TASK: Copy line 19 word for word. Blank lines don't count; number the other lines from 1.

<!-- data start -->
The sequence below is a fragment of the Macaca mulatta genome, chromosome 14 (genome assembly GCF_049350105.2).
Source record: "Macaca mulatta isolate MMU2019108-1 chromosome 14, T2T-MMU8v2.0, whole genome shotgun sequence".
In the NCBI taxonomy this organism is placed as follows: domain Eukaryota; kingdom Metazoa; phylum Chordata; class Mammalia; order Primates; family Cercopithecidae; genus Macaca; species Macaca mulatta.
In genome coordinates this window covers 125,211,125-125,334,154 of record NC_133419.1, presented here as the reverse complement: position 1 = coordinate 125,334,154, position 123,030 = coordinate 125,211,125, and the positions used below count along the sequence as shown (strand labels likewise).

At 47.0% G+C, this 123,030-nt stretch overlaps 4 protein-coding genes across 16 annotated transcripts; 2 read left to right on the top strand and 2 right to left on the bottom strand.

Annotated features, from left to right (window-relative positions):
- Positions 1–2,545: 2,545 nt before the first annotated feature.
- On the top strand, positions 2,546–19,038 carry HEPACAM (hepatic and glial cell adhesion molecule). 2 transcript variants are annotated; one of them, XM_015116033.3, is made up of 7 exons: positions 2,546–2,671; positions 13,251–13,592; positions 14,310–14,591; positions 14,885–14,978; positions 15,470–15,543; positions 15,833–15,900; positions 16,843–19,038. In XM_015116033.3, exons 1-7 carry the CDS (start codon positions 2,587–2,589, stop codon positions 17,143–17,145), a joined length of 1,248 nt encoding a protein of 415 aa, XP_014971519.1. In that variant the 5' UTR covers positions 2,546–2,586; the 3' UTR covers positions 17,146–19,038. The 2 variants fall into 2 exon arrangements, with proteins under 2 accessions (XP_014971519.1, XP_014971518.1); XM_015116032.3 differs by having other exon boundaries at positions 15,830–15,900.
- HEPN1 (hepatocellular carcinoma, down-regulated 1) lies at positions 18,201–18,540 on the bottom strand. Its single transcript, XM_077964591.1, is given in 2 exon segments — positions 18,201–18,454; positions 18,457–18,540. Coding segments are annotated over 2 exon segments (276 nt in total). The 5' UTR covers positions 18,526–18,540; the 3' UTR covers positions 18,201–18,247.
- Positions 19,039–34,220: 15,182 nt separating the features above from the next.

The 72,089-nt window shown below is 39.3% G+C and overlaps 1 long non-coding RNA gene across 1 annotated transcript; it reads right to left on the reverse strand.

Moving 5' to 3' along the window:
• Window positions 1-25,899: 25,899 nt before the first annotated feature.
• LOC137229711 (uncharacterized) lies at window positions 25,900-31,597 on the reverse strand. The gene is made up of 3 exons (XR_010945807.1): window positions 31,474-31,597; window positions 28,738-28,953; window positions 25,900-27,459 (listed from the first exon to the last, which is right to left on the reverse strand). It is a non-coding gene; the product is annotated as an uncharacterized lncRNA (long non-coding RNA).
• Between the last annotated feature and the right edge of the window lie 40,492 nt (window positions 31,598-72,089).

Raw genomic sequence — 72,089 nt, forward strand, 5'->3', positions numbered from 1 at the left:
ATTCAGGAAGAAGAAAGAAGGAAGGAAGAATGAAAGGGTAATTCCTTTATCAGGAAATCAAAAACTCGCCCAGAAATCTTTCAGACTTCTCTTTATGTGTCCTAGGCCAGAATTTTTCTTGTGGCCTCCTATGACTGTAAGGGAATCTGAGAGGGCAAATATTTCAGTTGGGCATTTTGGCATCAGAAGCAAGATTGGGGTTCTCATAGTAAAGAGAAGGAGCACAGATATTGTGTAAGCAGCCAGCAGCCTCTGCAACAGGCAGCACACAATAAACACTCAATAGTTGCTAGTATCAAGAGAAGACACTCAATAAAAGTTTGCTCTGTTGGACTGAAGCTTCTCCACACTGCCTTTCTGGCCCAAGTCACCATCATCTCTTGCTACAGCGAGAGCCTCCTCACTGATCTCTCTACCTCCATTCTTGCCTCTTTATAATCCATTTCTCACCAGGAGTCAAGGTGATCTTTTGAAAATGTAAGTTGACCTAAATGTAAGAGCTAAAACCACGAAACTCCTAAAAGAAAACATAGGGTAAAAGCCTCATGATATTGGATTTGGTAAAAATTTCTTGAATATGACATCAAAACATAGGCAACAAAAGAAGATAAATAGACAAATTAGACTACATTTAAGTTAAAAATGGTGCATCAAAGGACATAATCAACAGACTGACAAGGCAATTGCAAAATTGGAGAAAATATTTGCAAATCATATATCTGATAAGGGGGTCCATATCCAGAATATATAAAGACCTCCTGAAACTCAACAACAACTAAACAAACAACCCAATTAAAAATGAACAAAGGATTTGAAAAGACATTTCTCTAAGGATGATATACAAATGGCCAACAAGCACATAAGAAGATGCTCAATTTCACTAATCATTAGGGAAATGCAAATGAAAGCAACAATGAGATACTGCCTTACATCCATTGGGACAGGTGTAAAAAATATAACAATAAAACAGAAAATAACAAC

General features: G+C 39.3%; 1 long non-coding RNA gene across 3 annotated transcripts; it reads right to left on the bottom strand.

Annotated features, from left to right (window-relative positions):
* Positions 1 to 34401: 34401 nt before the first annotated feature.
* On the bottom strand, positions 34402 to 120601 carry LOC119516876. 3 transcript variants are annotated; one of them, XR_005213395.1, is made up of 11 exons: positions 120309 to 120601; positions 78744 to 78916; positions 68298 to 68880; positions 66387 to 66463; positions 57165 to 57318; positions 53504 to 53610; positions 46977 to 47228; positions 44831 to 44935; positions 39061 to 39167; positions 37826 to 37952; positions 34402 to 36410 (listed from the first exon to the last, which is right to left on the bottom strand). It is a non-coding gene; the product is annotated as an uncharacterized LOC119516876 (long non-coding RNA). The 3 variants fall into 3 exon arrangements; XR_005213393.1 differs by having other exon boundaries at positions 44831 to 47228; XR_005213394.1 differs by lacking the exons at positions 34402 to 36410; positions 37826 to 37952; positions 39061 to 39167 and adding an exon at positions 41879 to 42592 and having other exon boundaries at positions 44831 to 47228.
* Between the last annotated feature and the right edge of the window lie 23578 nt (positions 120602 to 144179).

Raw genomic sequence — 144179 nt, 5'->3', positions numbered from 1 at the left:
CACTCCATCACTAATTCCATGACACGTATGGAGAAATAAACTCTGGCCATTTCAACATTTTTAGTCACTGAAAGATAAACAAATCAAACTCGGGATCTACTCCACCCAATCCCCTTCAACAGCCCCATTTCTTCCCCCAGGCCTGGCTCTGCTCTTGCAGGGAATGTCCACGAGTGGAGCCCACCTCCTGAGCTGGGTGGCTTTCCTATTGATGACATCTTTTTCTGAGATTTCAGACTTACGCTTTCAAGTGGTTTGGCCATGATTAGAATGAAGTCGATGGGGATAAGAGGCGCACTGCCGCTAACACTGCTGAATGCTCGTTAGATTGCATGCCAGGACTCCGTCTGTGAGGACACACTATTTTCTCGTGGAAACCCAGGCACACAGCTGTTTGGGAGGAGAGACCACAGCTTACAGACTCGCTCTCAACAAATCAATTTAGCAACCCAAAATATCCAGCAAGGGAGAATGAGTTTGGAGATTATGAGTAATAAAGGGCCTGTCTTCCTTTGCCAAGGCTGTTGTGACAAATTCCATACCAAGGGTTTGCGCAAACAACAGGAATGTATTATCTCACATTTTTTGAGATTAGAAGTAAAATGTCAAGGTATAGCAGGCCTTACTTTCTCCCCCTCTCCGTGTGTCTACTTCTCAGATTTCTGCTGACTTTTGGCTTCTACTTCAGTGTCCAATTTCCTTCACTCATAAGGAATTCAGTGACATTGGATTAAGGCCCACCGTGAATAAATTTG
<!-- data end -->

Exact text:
Annotated features, from left to right (window-relative positions):